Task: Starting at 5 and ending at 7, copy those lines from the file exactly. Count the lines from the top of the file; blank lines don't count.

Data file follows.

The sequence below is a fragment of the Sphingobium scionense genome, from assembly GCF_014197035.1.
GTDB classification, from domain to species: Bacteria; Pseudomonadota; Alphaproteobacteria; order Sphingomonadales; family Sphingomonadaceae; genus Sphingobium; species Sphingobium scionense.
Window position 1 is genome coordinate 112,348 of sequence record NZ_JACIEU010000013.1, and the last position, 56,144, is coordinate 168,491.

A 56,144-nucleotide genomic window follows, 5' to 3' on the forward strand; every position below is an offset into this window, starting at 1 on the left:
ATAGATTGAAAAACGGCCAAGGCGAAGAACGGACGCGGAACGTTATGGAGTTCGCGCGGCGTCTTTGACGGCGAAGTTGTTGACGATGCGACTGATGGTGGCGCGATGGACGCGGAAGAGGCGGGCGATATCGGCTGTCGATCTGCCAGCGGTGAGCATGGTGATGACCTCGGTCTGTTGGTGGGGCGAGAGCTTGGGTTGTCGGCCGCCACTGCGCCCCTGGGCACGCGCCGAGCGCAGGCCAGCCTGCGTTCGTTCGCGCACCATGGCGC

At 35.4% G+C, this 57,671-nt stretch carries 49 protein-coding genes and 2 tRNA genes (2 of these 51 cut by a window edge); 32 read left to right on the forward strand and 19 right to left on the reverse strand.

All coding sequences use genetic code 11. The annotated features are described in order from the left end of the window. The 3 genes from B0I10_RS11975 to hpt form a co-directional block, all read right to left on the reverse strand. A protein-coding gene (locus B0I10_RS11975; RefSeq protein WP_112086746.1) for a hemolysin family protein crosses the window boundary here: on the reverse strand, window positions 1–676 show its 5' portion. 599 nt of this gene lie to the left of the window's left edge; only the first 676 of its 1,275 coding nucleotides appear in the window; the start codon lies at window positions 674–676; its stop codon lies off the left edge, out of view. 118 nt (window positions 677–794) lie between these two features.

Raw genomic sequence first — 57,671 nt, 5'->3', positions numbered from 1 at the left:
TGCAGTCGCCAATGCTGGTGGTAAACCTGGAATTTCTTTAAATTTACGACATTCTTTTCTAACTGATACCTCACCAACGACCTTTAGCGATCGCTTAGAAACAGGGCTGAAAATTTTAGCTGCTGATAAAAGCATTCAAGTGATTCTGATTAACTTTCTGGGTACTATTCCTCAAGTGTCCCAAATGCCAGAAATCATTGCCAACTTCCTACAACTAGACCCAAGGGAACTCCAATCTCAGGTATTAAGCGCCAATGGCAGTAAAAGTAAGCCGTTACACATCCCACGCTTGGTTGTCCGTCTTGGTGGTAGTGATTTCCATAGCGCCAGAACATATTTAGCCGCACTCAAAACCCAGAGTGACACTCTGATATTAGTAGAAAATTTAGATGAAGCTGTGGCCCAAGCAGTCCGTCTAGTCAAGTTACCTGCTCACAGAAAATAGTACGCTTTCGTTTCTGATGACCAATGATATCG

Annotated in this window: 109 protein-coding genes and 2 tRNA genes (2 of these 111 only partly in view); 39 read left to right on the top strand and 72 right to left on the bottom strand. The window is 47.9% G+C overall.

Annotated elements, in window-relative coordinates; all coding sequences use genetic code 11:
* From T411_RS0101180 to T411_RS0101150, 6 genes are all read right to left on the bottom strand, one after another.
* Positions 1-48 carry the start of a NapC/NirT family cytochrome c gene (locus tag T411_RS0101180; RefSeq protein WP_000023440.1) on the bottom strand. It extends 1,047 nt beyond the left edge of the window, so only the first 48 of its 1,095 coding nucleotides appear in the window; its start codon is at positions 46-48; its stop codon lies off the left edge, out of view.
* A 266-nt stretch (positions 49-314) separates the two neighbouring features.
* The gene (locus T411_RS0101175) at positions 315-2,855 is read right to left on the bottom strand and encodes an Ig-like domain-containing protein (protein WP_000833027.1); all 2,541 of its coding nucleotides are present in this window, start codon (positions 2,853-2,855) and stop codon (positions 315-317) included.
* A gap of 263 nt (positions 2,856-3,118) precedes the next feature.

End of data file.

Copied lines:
ATAGATTGAAAAACGGCCAAGGCGAAGAACGGACGCGGAACGTTATGGAGTTCGCGCGGCGTCTTTGACGGCGAAGTTGTTGACGATGCGACTGATGGTGGCGCGATGGACGCGGAAGAGGCGGGCGATATCGGCTGTCGATCTGCCAGCGGTGAGCATGGTGATGACCTCGGTCTGTTGGTGGGGCGAGAGCTTGGGTTGTCGGCCGCCACTGCGCCCCTGGGCACGCGCCGAGCGCAGGCCAGCCTGCGTTCGTTCGCGCACCATGGCGC

At 35.4% G+C, this 57,671-nt stretch carries 49 protein-coding genes and 2 tRNA genes (2 of these 51 cut by a window edge); 32 read left to right on the forward strand and 19 right to left on the reverse strand.

All coding sequences use genetic code 11. The annotated features are described in order from the left end of the window. The 3 genes from B0I10_RS11975 to hpt form a co-directional block, all read right to left on the reverse strand. A protein-coding gene (locus B0I10_RS11975; RefSeq protein WP_112086746.1) for a hemolysin family protein crosses the window boundary here: on the reverse strand, window positions 1–676 show its 5' portion. 599 nt of this gene lie to the left of the window's left edge; only the first 676 of its 1,275 coding nucleotides appear in the window; the start codon lies at window positions 674–676; its stop codon lies off the left edge, out of view. 118 nt (window positions 677–794) lie between these two features.